Or, to be exact, you could welcome it last October, when we released its beta version. In the beginning, we were debugging it, while leaving the registration free, then came the stress test in the form of moving of all users of the Turris routers. We resolved all the issues and considered the suggestions, so nothing was in the way of launching HaaS — Honeypot as a Service.
What is HaaS, and what is it for? Honeypot is a special application that simulates an operating system and allows potential attackers to log in to the end device through SSH and execute any commands or download malware. Installing such an application is not easy, and if any errors occur in it, it can become dangerous. That’s why we decided to take the security risk and make the honeypot available as a public service where Internet users can redirect attacks on their routers.
We’d love to say that all you have to do is to allow port 22 on your router and redirect it to our servers, but that’s not the case. However, we tried our best to make the solution easy to install and develop. Trust us, we spent at least a whole month choosing a proxy that would work for users. Why does it need a proxy? To solve just one small, but very important detail: it allows us to learn the attacker’s IP address, which is used to analyze the behavior of the attackers in order to detect new, yet unknown attacks.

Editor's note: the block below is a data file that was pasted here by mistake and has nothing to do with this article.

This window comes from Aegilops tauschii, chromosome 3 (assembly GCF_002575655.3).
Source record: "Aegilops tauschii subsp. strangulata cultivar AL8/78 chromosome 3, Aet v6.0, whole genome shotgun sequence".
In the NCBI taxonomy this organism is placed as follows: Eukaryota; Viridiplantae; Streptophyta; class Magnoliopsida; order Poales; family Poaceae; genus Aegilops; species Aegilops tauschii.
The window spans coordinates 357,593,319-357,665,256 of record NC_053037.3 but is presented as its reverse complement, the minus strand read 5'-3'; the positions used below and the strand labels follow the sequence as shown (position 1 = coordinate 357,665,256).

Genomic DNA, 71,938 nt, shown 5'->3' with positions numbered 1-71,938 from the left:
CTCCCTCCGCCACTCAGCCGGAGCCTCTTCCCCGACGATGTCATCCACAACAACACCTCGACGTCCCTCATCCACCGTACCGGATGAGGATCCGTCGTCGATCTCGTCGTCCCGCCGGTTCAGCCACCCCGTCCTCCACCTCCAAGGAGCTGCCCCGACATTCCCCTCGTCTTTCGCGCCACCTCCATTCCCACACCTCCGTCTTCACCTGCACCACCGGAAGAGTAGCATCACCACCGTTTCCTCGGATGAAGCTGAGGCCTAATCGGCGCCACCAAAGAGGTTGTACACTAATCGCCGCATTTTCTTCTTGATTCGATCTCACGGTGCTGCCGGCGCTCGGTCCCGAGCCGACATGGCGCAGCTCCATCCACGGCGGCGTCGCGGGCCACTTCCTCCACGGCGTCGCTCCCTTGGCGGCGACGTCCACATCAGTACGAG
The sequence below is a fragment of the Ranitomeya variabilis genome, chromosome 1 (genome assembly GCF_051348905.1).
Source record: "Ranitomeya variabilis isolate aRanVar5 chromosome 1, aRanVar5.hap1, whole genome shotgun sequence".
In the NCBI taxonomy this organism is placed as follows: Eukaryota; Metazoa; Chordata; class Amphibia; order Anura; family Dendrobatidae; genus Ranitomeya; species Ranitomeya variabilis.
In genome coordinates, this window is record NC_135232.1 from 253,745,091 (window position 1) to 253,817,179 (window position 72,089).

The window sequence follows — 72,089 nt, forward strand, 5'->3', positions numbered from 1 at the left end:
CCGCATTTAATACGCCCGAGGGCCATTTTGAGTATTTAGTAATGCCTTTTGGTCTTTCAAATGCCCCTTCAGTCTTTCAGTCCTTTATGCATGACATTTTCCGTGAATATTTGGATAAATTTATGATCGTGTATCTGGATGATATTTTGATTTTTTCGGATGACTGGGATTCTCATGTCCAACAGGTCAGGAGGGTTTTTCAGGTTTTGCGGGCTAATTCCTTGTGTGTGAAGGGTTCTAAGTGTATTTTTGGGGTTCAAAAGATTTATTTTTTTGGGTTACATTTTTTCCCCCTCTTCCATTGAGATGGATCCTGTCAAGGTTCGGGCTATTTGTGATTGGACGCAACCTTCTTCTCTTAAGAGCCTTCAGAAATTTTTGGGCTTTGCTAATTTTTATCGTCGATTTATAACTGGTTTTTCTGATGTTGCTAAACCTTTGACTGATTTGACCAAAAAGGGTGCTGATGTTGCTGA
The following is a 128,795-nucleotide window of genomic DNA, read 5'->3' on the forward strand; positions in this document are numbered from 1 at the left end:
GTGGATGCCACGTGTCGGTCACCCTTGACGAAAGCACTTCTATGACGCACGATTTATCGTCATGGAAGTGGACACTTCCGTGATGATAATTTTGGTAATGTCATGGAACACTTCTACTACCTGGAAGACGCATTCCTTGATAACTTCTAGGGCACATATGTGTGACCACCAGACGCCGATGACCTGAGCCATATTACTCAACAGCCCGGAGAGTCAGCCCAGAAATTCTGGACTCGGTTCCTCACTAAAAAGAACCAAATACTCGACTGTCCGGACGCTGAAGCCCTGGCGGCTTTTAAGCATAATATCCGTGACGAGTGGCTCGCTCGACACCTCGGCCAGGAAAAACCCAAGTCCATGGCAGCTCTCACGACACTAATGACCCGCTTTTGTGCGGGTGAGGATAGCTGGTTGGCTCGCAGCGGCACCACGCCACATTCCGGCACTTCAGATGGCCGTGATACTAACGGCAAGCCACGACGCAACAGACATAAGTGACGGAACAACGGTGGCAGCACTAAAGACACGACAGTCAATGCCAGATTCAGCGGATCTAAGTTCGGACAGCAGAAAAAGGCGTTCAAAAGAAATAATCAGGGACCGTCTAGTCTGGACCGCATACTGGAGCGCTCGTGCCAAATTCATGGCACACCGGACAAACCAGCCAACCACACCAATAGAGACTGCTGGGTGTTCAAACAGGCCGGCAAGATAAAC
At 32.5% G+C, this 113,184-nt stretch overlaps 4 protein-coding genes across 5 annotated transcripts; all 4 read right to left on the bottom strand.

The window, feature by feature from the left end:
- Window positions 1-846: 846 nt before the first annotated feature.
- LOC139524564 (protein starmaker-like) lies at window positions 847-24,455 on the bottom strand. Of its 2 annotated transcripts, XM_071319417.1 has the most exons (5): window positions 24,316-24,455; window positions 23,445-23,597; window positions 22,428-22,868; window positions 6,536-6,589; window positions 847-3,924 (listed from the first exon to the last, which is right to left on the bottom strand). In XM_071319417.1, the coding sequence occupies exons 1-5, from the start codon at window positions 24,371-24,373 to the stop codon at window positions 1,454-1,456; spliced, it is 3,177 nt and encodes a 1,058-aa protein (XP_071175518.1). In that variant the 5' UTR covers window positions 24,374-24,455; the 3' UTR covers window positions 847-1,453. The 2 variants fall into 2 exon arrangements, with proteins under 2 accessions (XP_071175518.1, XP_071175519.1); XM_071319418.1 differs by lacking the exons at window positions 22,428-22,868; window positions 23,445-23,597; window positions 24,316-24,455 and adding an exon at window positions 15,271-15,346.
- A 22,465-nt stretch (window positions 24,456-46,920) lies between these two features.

The good news is that we have a lot of data despite the short time of operation and problems in the beta phase. With ten thousand new SSH sessions per hour even with so few users (currently 1,600 active users), we will soon be pretty busy analyzing all this data. We will give it all we’ve got, because botnets executing rm -rf as first command frighten us and we must take care of them.
The collected data is used by the National Security Team CSIRT.CZ to investigate attacks from Czech IP addresses, which are then notified to the owners who are requested to remedy this. The largest number of attacks comes from China, so we are already cooperating with Taiwan to be able to intervene. We are working to establish cooperation with other security teams.
If you want to join the project, you can do so at haas.nic.cz, where you can register and follow the instructions to install HaaS proxy (available as deb and rpm packages, PyPI or just tar). If you are interested in data analysis, anonymized data is available on the Global Statistics page. The passwords that were used are not published intentionally, as we have recorded a few cases where a user accidentally got into their own honeypot.